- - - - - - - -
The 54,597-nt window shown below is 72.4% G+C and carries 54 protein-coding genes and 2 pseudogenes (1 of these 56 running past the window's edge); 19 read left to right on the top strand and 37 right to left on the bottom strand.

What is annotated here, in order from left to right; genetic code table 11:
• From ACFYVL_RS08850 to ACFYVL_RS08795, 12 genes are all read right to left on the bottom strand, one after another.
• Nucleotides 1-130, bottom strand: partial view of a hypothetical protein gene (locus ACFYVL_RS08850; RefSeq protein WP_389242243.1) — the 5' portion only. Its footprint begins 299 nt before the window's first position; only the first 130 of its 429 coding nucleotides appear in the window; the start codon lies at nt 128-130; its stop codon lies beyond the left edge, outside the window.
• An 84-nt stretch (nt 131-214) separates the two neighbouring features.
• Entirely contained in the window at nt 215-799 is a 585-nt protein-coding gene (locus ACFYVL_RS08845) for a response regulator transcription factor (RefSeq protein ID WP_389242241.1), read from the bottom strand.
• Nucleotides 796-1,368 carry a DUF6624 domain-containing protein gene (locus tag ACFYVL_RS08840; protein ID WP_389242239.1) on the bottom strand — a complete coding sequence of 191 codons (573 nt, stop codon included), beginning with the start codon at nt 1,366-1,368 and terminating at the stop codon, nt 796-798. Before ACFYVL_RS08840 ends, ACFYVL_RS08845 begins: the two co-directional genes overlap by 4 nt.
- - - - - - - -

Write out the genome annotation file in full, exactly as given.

The 54,597-nt window shown below is 72.4% G+C and carries 54 protein-coding genes and 2 pseudogenes (1 of these 56 running past the window's edge); 19 read left to right on the top strand and 37 right to left on the bottom strand.

What is annotated here, in order from left to right; genetic code table 11:
• From ACFYVL_RS08850 to ACFYVL_RS08795, 12 genes are all read right to left on the bottom strand, one after another.
• Nucleotides 1-130, bottom strand: partial view of a hypothetical protein gene (locus ACFYVL_RS08850; RefSeq protein WP_389242243.1) — the 5' portion only. Its footprint begins 299 nt before the window's first position; only the first 130 of its 429 coding nucleotides appear in the window; the start codon lies at nt 128-130; its stop codon lies beyond the left edge, outside the window.
• An 84-nt stretch (nt 131-214) separates the two neighbouring features.
• Entirely contained in the window at nt 215-799 is a 585-nt protein-coding gene (locus ACFYVL_RS08845) for a response regulator transcription factor (RefSeq protein ID WP_389242241.1), read from the bottom strand.
• Nucleotides 796-1,368 carry a DUF6624 domain-containing protein gene (locus tag ACFYVL_RS08840; protein ID WP_389242239.1) on the bottom strand — a complete coding sequence of 191 codons (573 nt, stop codon included), beginning with the start codon at nt 1,366-1,368 and terminating at the stop codon, nt 796-798. Before ACFYVL_RS08840 ends, ACFYVL_RS08845 begins: the two co-directional genes overlap by 4 nt.